Mental Health, Wellness, and Compassion.

Author:Blackwell, Don
Position:Letters - Letter to the editor
 
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Maybe it takes getting old to see the picture as clearly as it's becoming to me. Maybe it takes 34 years of meals, cups of stale coffee, and late nights shared with colleagues and "adversaries" in small-town dives across the country to gain perspective. Or maybe it takes the tragic suicides of two shining lights in our profession this past summer--men who, by all outward appearances, "had it all" both personally and professionally--to bring the issue into stark focus. I'm not entirely sure why I feel compelled to write this letter; I only know that I do.

For at least the past 10 years, bar associations, committees, courts, commentators, and legal educators have issued a clarion call for greater "civility" in our profession. In the process, lots of ink has been spilled and countless hours have been devoted to articulating rules and guidelines aimed at minimizing, if not eliminating behaviors that, at best, could be characterized as boorish and, at worse, disgraceful. The resulting creeds, codes, initiatives, and administrative orders are highly commendable and, one would like to think, have had some impact on the way we as lawyers behave. However, I believe we owe ourselves and each other more. I believe we're better than the bare minimum when it comes to how we conduct ourselves and our level of concern for each other's well-being.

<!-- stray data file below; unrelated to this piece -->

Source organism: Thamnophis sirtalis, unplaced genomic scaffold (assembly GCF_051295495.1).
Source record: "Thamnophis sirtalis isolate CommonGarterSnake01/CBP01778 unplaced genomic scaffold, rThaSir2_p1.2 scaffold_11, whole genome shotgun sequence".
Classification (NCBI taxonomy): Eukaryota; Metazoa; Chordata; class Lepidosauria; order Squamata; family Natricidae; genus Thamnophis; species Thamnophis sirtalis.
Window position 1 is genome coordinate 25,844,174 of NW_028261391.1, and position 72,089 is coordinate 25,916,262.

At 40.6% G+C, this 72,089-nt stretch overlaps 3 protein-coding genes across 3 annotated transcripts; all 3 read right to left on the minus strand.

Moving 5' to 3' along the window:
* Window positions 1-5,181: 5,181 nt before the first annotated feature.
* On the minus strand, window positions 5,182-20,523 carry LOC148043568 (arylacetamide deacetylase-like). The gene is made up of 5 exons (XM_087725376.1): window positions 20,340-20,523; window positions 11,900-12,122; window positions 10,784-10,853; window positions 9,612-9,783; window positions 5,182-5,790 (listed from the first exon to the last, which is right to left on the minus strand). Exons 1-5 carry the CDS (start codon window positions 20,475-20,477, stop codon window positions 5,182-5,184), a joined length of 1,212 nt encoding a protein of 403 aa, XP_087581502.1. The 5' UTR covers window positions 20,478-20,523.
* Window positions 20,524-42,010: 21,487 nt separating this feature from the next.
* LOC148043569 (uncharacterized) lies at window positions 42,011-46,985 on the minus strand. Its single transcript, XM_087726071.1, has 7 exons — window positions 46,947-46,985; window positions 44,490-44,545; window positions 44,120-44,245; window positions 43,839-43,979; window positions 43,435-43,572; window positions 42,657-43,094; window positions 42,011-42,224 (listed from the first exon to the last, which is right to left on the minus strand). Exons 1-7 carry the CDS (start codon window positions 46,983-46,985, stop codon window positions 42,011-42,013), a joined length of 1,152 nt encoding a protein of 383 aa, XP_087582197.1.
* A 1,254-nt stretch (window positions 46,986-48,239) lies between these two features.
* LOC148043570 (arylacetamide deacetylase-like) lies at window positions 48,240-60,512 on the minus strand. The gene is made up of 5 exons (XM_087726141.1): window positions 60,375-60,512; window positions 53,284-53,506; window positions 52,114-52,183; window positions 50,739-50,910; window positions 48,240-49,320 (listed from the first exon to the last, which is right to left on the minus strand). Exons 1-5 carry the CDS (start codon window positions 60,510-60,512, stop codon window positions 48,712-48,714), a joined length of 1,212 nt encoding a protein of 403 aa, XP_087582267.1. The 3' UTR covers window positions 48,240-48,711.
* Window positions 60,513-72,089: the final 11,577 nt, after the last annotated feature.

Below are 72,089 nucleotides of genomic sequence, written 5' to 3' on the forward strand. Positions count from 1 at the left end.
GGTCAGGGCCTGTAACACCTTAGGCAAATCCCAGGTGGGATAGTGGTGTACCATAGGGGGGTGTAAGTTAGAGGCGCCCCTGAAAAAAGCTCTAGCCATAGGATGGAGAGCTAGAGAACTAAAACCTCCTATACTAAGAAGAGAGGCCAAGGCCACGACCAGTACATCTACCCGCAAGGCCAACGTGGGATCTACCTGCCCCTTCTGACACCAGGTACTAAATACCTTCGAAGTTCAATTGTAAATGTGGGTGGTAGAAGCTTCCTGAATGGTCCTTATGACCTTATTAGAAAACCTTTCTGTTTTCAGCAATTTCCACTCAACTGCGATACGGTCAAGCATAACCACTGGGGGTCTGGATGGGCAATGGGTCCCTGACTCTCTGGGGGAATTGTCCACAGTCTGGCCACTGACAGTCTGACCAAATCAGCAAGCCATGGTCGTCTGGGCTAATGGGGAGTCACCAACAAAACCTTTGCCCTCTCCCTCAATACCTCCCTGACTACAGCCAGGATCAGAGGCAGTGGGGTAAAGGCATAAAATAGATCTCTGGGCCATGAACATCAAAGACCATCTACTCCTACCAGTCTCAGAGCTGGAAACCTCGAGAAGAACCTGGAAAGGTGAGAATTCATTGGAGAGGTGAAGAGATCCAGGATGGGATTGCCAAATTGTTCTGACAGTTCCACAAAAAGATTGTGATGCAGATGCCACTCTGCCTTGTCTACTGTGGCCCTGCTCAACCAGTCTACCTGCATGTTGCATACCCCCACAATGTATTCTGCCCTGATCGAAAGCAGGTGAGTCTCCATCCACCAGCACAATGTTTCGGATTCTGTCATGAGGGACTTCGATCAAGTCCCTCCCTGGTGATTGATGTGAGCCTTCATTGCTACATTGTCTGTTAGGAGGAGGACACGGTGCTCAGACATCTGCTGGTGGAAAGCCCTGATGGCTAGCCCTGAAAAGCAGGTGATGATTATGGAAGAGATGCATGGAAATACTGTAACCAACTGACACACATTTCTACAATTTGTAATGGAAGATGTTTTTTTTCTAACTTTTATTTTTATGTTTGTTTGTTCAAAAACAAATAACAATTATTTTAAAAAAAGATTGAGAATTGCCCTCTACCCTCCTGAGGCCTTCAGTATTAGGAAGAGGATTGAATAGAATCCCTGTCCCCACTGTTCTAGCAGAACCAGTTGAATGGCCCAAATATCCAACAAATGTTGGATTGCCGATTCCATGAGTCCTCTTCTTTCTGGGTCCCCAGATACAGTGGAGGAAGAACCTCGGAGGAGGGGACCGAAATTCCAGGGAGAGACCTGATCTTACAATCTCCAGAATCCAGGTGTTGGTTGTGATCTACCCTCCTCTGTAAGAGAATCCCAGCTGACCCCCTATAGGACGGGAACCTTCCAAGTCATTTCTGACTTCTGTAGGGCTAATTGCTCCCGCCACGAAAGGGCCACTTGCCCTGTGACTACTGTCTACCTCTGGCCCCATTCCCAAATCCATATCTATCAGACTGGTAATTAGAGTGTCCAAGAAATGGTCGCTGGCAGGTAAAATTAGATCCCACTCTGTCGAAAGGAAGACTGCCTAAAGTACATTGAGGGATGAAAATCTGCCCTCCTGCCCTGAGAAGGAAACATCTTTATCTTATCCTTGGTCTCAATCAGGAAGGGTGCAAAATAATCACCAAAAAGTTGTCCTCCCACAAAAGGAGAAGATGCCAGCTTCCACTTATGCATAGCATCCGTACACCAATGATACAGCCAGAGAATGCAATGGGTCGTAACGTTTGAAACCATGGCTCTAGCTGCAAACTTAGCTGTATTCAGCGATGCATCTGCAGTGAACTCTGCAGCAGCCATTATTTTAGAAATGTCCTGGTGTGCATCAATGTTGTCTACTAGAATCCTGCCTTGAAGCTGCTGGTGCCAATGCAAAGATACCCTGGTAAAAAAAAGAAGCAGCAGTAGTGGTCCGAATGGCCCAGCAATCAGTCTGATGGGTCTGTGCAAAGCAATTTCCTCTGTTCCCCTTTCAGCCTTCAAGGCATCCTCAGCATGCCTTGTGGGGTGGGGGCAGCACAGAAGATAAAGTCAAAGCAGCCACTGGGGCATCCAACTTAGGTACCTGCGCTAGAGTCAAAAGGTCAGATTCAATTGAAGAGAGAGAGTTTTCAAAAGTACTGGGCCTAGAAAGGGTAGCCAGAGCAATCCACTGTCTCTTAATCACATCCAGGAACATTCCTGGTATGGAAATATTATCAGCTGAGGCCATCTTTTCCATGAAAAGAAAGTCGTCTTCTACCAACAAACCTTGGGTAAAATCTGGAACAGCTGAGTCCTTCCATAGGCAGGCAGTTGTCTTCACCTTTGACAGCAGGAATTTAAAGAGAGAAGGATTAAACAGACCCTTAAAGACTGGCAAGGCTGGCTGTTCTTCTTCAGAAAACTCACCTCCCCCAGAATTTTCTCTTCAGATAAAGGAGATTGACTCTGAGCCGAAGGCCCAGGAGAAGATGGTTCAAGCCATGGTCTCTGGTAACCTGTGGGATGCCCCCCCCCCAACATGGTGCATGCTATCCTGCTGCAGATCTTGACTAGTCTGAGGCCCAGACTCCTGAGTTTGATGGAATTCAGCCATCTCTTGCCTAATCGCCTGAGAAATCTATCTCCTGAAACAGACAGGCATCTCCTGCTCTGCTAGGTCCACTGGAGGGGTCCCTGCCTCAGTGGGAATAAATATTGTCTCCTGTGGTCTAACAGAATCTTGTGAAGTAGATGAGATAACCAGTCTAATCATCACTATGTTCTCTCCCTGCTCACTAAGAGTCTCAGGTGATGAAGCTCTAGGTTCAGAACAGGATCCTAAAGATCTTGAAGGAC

Simply put, I believe it's time we move beyond mere civility and fully embrace our shared humanity. It's time we act in a manner consistent with the inescapable reality that we are human beings, mothers, fathers, spouses, partners, siblings, friends, etc., first and lawyers a distant second. It's time we stop shying away from the truth: That, while we put on a brave face in the morning, at the end of the day, we are all fragile and flawed. We bleed just like the next person. We struggle, get depressed, and we feel anxious. We suffer from addictions. We have hard days--lots of them. We are over-stressed. And, sometimes, we need help. We need patience, empathy, and understanding. We need each other. Breathing that in and making it the touchstone for how we conduct ourselves is where real change resides.

I applaud the Journal for devoting its January issue to shining a bright light on our profession's darkest secrets. But, winning the battle against the insidious monster that is mental illness depends on each of us. If you know a colleague who's struggling, take a moment to let them know you're in their corner. If...

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